Monday, February 22

Coconut Coir vs Peat Moss

I've been reading up on the latest fads in gardening, and it seems that everyone is buzzing about coconut coir as a germination medium since it is more renewable than peat moss (which is renewable, but takes a long time to grow). So I thought I'd give it a whirl. All I have to lose is money, right?

I bought two types of coir - bricks, which should be soaked in a tub of water, and pellets, which are meant to replace the jiffy disks in germination trays. The bricks remain to be opened, as only one flat of seedlings was planted today, they were $2.50 for ~8 quarts.

For about $5, a box of 72 pellets were plunked into the tray, and warm water added to make them expand and get damp. Be sure to place them in the tray oriented vertically, with the circular sides of the cylinder on top & bottom. Horizontal pellets will expand into the sides of the cell, and remain rather dense (a small screwdriver helped break up the clumps), one cracked the cell wall of a recycled tray. Vertical pellets will expand upwards, looking a little too much like Canadian goose poop, but pouring water over the top helps them settle flat. They expanded quickly - within a few minutes, much faster than peat pellets.

I found the pellets to be a bit small for the cells (perhaps they'll expand more overnight), and didn't fill the cavities completely. But for ease of use and rapid expansion they get high marks. I'm not thrilled at the cost, especially compared to the bricks of coir. Perhaps I can find a different supplier that sells them bulk.
So what did I start you ask?
Garlic Chives
Regular Chives
Spicy Globe Basil
Dark Opal Basil
Creeping Thyme
Lemon Balm
Sweet Basil
Flat Parsley
Curled Parsley

Saturday, February 20

Radish Germination in the Root View Box

Those radish seeds germinated in three days, roots are visible in the photo above. Today they have leaves, but I don't have a photo yet.

Photo of seed leaves - 2-21-2010:

Photo of root view box 3-22 or can see the radishes and the beets are growing nicely!

Saturday, February 13

Building a Root View Box

Ever want to know just what is happening beneath the soil surface? What your seeds are actually doing in there?

A root-view box is simply a planter with a window to the dirt, so you can observe what is happening below the soil surface. By planting the seeds against an angled window, the roots will grow against it. However, roots avoid light, so the window needs a covering.

Like other projects that will be encountering water, this is built mostly of cedar, with some scraps of other wood as trim pieces (holding in the window). It was built to fit the planter drip trays I found at the local hardware store, so anyone building one will want to come up with their own dimensions.

1x6 lumber
trim pieces (in this case 1/2" square stock and some triangles cut from scraps lying around)
1/8" clear polycarbonate for the window
plastic drip tray from a windowbox planter
1" galvanized hinges
2" latch (could use a hook & eye or many other things to secure the window, but these were on the clearance rack for a quarter each)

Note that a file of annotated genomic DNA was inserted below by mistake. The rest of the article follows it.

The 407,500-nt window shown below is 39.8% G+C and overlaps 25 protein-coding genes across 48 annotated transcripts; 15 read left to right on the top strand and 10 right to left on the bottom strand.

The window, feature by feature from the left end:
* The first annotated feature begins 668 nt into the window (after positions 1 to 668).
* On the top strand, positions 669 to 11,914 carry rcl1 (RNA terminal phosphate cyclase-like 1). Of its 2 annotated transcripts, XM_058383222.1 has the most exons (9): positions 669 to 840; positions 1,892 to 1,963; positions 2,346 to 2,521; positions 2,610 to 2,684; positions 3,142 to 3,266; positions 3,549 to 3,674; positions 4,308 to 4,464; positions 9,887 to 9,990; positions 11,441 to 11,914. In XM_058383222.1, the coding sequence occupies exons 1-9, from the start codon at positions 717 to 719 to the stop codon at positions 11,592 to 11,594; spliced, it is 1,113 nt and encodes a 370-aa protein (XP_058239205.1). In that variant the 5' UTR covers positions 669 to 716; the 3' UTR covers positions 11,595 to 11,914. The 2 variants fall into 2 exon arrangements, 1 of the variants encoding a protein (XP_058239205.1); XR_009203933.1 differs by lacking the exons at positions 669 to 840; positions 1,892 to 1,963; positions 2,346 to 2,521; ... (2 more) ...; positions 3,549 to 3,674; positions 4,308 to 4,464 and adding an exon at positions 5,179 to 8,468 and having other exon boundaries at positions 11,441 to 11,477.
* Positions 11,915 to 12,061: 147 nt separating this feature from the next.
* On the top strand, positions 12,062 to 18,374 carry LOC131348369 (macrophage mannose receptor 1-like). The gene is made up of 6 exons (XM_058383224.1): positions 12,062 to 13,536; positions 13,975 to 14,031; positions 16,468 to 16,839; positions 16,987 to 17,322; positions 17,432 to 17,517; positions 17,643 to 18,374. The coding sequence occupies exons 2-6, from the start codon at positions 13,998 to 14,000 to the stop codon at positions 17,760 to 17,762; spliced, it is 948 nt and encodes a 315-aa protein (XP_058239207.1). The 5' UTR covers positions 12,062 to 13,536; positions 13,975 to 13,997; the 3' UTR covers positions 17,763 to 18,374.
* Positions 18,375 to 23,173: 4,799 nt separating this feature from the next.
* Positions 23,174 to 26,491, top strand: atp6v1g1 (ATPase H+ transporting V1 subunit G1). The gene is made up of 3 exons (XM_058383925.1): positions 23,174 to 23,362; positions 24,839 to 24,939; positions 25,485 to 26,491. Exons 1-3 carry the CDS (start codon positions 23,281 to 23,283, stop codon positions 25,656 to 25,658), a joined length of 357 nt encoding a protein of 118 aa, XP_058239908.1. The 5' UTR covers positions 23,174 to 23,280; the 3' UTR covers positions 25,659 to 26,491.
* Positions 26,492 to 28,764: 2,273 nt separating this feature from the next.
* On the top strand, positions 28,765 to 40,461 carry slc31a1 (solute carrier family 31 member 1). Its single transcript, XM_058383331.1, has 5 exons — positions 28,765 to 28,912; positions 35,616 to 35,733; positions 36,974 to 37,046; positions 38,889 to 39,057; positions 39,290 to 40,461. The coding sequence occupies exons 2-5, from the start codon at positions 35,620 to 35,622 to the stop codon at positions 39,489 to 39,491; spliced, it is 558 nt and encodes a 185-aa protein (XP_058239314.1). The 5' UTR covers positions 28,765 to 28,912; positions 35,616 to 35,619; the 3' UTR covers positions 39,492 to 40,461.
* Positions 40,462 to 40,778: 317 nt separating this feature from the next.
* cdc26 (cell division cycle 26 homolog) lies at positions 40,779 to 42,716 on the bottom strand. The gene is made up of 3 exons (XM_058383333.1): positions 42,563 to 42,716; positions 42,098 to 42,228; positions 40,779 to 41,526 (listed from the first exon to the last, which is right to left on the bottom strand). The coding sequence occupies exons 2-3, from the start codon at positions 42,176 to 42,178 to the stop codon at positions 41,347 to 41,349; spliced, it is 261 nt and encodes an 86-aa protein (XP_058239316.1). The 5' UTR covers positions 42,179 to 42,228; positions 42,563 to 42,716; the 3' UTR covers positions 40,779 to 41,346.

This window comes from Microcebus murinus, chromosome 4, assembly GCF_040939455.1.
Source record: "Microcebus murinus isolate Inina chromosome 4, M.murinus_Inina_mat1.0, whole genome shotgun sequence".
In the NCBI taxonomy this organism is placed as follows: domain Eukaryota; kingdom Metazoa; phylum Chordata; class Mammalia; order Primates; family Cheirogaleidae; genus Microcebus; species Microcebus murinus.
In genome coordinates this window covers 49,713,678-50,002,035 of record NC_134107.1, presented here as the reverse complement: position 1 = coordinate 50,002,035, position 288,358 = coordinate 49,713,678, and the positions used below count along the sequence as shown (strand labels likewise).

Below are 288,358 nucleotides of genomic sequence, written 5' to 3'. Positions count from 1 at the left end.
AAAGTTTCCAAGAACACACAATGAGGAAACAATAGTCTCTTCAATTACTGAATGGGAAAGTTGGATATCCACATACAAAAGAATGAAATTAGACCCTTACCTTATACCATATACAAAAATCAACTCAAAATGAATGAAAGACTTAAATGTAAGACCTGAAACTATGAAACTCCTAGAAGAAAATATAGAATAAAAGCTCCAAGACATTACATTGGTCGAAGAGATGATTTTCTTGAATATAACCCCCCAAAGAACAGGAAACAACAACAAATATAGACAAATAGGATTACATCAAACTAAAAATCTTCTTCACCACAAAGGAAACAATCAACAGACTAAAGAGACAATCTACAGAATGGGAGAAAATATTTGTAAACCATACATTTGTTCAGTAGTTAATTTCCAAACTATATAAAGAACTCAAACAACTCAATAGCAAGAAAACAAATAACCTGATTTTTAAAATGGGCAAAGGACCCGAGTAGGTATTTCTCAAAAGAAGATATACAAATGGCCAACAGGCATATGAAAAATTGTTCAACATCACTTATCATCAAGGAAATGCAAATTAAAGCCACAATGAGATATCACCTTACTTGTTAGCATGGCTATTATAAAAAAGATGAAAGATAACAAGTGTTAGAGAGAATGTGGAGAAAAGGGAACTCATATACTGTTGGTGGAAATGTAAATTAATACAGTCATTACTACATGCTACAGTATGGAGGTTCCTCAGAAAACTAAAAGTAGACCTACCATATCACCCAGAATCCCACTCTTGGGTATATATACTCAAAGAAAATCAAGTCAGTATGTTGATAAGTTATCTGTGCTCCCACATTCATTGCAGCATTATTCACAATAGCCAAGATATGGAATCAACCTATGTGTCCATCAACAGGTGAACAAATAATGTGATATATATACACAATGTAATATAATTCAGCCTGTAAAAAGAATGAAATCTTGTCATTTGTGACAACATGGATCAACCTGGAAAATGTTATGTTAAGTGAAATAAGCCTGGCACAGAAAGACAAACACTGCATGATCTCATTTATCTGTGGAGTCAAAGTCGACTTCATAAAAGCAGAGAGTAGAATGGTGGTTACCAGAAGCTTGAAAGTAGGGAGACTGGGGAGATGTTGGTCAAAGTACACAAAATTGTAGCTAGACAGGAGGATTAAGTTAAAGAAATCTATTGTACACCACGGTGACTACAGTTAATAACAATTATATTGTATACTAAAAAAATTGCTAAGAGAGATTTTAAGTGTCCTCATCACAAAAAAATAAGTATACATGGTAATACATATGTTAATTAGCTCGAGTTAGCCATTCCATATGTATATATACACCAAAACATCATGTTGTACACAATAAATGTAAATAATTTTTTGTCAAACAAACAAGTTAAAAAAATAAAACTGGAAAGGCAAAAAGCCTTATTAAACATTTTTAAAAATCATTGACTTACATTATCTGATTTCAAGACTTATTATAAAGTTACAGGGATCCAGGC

wood screws
wood glue
screw gun

Mount the window at an angle, so the roots have to encounter it while growing down (geotropism, if I recall primary school biology correctly)
Drill some drainage holes in the bottom.
Add a trim piece that covers the edge of the window across the top, this will block incoming light, since the roots will avoid any light.

If you are wanting to use acrylic to save money on the window, I understand that Lowe's will cut it to size for you - do this - acrylic is not easy to cut without shattering. If you must cut it yourself, use a metal straight-edge and a blade to score it, then repeat the same cut deeper and deeper until you can snap it over a straight corner. Polycarbonate (sold under the brand name Lexan) is a bit stronger and less likely to shatter. Polycarb. can be cut easily on a band saw, or with a fine-tooth jigsaw or circle saw.

Plant the root-view box as you would any other container. This is a mixture of potting soil with a slow-release fertilizer and worm castings, the same mix I'm using for starting seeds this year. I filled a 1.25 gallon ice cream bucket halfway with potting mix and added 5 or 6 cups of water, letting it sit for a few hours to soak in. Then, dump it into the planter box, plant the seeds, and add labels.

Seeds that would be good to try include carrots, beets, radishes, bunching onions, parsnips, and chard (it has multi-colored roots). Science project topics can include obstacle avoidance by the roots (put stones or sticks into the box), different light filters for the roots, different soil mixes (sandy, loam, clay).

I hope to add photos every few days as we watch the seeds germinate and grow. We should see something from the radishes within a few days.

Monday, February 1


Since there was such great interest in the Garden Planner spreadsheet last year, I've decided to add a Google Group to facilitate downloads of the spreadsheet as it develops. You can find us at

The original garden planner spreadsheet is located there, you're welcome to join us and download a copy.

Improvements I'm currently working on include a list of herbs, some bug fixes, and a custom font for the calendar (icons instead of the current abbreviations)